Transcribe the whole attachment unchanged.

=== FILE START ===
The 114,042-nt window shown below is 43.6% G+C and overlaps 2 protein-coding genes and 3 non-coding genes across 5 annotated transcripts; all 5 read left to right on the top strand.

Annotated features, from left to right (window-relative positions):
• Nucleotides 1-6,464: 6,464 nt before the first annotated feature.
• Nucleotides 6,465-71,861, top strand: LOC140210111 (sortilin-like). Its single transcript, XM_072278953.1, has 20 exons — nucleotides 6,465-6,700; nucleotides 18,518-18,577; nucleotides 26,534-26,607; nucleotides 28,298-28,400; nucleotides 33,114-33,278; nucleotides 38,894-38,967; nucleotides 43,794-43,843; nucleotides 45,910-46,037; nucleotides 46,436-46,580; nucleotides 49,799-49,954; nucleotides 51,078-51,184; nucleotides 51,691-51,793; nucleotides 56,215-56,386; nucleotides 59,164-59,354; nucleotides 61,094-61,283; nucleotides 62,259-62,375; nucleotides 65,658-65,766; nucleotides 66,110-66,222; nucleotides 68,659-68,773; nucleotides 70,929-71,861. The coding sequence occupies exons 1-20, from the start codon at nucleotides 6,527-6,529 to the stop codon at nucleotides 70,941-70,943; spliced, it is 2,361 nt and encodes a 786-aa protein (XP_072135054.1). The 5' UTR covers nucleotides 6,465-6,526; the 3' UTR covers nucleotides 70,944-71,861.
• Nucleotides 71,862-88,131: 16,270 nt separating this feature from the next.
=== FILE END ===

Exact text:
The 114,042-nt window shown below is 43.6% G+C and overlaps 2 protein-coding genes and 3 non-coding genes across 5 annotated transcripts; all 5 read left to right on the top strand.

Annotated features, from left to right (window-relative positions):
• Nucleotides 1-6,464: 6,464 nt before the first annotated feature.
• Nucleotides 6,465-71,861, top strand: LOC140210111 (sortilin-like). Its single transcript, XM_072278953.1, has 20 exons — nucleotides 6,465-6,700; nucleotides 18,518-18,577; nucleotides 26,534-26,607; nucleotides 28,298-28,400; nucleotides 33,114-33,278; nucleotides 38,894-38,967; nucleotides 43,794-43,843; nucleotides 45,910-46,037; nucleotides 46,436-46,580; nucleotides 49,799-49,954; nucleotides 51,078-51,184; nucleotides 51,691-51,793; nucleotides 56,215-56,386; nucleotides 59,164-59,354; nucleotides 61,094-61,283; nucleotides 62,259-62,375; nucleotides 65,658-65,766; nucleotides 66,110-66,222; nucleotides 68,659-68,773; nucleotides 70,929-71,861. The coding sequence occupies exons 1-20, from the start codon at nucleotides 6,527-6,529 to the stop codon at nucleotides 70,941-70,943; spliced, it is 2,361 nt and encodes a 786-aa protein (XP_072135054.1). The 5' UTR covers nucleotides 6,465-6,526; the 3' UTR covers nucleotides 70,944-71,861.
• Nucleotides 71,862-88,131: 16,270 nt separating this feature from the next.